This volume arises from a series of discussions, workshops & panels of our research network in media linguistics. In terms of methodology, the focus is on the link between discourse studies and ethnographic approaches to news journalism practices. In terms of analysis, the researchers of the network consider both news products and newsmaking processes. The aim is to better understand how journalists work according to evidence of the “circular circulation of information” characterizing news journalism (Bourdieu 1998: 23). Put in other words, news is what (other) news media speak and write about (or don’t) (see Messner & DiStaso 2008). Our starting point for reflection is why, how, when and what is at stake with journalistic decisions and choices about news.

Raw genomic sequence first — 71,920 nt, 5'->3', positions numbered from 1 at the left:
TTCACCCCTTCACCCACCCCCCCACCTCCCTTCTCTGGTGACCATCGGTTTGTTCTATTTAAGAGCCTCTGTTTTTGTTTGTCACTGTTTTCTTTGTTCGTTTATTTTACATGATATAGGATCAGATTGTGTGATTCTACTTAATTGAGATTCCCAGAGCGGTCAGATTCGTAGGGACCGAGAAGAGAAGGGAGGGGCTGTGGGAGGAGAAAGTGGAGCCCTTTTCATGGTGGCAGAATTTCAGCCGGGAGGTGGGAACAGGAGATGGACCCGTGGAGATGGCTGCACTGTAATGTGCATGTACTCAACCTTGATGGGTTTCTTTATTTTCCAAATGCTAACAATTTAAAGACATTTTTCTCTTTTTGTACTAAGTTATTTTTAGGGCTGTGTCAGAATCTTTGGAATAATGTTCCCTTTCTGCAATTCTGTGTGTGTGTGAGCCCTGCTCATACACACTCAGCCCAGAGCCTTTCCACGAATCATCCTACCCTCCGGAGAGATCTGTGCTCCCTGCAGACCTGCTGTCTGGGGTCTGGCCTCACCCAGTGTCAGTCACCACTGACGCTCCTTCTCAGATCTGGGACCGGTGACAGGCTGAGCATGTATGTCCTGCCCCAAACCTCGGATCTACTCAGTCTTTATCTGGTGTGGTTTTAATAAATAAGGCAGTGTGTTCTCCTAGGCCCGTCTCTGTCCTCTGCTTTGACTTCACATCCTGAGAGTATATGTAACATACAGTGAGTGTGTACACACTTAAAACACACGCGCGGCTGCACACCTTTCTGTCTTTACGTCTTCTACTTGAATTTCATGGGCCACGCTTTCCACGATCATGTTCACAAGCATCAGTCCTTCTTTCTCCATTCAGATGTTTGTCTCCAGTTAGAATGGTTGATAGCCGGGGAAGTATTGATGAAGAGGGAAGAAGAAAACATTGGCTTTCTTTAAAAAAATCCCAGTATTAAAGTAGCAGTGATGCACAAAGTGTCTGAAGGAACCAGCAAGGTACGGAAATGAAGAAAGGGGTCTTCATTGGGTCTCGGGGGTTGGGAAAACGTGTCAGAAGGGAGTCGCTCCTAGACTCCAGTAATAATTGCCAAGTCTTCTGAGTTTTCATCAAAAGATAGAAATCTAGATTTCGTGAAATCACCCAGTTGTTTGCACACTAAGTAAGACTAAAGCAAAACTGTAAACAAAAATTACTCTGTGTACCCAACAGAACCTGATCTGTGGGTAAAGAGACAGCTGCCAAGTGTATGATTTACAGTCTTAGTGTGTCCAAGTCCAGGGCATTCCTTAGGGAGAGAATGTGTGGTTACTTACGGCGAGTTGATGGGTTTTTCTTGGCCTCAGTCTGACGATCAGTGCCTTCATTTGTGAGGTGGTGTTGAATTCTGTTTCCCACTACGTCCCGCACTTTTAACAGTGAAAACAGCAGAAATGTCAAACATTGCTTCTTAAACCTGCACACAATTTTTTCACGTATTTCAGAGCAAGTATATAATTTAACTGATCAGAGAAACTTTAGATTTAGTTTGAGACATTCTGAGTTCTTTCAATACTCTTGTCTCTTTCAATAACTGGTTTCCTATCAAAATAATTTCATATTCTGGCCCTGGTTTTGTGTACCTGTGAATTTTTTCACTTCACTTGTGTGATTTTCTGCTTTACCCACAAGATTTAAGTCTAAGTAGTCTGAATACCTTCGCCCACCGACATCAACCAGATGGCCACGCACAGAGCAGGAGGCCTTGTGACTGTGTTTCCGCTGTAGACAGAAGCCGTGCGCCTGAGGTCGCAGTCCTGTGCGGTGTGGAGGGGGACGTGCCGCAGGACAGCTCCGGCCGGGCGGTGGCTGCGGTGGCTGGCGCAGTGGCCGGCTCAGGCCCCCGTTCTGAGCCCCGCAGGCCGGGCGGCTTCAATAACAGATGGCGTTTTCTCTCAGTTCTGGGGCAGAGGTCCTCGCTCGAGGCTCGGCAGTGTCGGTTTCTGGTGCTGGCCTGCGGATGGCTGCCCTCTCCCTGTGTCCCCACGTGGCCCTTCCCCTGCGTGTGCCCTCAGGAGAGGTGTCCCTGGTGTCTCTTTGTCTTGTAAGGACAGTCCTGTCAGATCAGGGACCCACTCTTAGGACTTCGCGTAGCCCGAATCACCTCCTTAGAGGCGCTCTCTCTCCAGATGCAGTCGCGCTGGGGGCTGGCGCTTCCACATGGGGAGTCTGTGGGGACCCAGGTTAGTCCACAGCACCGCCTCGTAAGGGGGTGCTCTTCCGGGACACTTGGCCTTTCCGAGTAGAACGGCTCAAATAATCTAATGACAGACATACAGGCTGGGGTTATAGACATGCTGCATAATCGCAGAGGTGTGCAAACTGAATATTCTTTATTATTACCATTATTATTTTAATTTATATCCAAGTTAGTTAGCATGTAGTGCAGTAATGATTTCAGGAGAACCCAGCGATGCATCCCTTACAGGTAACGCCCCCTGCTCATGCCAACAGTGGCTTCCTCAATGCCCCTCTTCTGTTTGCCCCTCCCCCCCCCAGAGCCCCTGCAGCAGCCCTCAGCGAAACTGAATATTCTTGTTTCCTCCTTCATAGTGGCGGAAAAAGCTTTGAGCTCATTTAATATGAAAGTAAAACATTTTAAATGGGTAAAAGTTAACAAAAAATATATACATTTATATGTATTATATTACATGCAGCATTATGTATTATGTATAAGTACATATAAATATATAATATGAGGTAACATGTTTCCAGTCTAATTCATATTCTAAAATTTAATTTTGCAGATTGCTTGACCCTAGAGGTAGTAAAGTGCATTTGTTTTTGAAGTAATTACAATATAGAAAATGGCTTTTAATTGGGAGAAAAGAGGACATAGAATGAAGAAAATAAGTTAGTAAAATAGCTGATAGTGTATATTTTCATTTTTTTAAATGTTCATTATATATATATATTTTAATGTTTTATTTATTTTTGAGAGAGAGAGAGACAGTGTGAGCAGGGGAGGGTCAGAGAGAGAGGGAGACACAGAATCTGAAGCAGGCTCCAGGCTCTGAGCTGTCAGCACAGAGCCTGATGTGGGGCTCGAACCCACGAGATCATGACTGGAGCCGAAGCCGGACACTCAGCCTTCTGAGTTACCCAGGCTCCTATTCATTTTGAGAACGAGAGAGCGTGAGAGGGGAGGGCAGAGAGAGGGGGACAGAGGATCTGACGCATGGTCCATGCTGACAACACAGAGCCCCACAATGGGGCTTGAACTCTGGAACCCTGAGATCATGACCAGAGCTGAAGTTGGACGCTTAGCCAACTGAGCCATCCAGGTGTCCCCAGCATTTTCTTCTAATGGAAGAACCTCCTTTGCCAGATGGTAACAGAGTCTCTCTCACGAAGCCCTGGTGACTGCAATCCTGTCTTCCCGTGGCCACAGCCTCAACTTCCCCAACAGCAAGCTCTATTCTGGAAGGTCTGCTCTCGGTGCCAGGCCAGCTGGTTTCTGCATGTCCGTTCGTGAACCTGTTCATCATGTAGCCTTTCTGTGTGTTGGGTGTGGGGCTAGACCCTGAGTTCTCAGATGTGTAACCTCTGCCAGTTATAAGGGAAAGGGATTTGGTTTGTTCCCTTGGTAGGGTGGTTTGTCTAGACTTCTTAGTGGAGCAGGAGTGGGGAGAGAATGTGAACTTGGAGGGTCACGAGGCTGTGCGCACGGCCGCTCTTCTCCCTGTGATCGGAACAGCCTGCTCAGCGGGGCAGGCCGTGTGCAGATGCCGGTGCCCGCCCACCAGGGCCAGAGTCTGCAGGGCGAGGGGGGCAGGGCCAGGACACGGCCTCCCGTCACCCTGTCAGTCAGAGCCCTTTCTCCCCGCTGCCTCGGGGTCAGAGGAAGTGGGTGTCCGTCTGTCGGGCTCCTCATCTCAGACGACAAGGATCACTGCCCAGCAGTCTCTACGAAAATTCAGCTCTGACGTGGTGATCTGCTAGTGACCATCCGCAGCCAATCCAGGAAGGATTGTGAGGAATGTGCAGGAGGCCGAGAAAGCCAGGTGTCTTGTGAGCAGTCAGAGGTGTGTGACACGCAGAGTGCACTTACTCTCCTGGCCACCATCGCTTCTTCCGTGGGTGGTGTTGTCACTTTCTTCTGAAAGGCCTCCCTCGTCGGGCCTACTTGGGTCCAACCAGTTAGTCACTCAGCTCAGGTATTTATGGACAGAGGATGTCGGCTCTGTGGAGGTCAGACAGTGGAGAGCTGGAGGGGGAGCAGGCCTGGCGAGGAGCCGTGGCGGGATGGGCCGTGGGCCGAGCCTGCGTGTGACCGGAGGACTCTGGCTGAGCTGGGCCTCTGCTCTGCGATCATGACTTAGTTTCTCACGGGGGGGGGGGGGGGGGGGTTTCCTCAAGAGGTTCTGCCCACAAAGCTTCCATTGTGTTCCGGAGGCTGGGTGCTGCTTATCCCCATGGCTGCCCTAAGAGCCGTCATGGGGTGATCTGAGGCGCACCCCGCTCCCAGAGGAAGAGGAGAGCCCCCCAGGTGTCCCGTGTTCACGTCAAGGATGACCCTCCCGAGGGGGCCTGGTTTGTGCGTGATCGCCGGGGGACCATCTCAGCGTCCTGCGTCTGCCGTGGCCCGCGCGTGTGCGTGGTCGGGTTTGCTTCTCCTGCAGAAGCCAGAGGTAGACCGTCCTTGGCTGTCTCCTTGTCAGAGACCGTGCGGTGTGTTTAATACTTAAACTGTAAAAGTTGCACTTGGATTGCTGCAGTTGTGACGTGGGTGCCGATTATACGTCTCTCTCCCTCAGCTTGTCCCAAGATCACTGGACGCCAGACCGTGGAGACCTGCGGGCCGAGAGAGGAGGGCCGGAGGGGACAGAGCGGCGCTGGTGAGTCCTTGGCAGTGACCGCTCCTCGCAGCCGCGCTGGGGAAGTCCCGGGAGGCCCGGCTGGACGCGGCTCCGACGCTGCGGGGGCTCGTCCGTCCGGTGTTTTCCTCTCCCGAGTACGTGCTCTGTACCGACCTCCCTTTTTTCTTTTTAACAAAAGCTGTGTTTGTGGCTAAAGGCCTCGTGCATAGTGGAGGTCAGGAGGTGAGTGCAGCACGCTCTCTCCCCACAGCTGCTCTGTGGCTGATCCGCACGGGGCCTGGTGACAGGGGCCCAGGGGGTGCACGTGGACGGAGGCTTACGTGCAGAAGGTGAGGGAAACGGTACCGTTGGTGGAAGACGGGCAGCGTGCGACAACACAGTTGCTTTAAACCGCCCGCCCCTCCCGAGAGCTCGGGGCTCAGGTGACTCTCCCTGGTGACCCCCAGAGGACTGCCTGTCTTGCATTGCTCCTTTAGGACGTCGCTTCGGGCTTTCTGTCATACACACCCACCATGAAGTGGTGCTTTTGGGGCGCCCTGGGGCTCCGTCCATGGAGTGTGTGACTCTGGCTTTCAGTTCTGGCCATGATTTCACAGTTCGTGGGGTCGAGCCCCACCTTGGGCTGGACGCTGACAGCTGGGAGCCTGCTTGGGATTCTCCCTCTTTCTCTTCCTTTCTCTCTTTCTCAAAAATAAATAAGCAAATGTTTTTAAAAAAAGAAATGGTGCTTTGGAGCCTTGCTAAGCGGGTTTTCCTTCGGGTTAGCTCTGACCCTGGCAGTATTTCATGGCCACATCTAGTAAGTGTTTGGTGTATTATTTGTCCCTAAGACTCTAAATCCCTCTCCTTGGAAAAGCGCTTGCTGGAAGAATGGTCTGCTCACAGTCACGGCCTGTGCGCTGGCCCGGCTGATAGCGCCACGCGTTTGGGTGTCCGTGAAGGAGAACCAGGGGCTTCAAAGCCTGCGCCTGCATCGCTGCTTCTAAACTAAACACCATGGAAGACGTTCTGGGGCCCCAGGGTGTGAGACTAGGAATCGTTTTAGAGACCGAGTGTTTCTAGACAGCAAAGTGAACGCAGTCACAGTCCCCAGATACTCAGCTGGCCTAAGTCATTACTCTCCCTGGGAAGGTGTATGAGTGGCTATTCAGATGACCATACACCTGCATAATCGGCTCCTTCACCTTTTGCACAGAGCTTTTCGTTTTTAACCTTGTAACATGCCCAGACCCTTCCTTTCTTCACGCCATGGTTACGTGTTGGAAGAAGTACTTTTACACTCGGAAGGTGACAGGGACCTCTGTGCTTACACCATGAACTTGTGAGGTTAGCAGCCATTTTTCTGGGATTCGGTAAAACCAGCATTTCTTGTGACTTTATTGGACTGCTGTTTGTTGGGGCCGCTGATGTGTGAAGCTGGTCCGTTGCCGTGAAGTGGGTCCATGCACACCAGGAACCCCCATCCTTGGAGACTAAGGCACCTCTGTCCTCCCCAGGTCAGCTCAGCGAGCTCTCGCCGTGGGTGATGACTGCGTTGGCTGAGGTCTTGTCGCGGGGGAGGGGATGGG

News products such as editorials, news bulletins, news interviews etc. tells us a lot about journalism; they reflect the languages of the media (Bell 1991; Thompson 1995; Charaudeau 2005; Montgomery 2007). Nevertheless, going backstage to the newsroom and catching a glimpse of what practitioners are doing enables us to consider a broader, better, and more realistic view of news journalism practices. Taking into account the situated activities of journalists in the newsroom is key in understanding journalism. As evidence, in both cases, the role of discourse – discursive practices – is essential.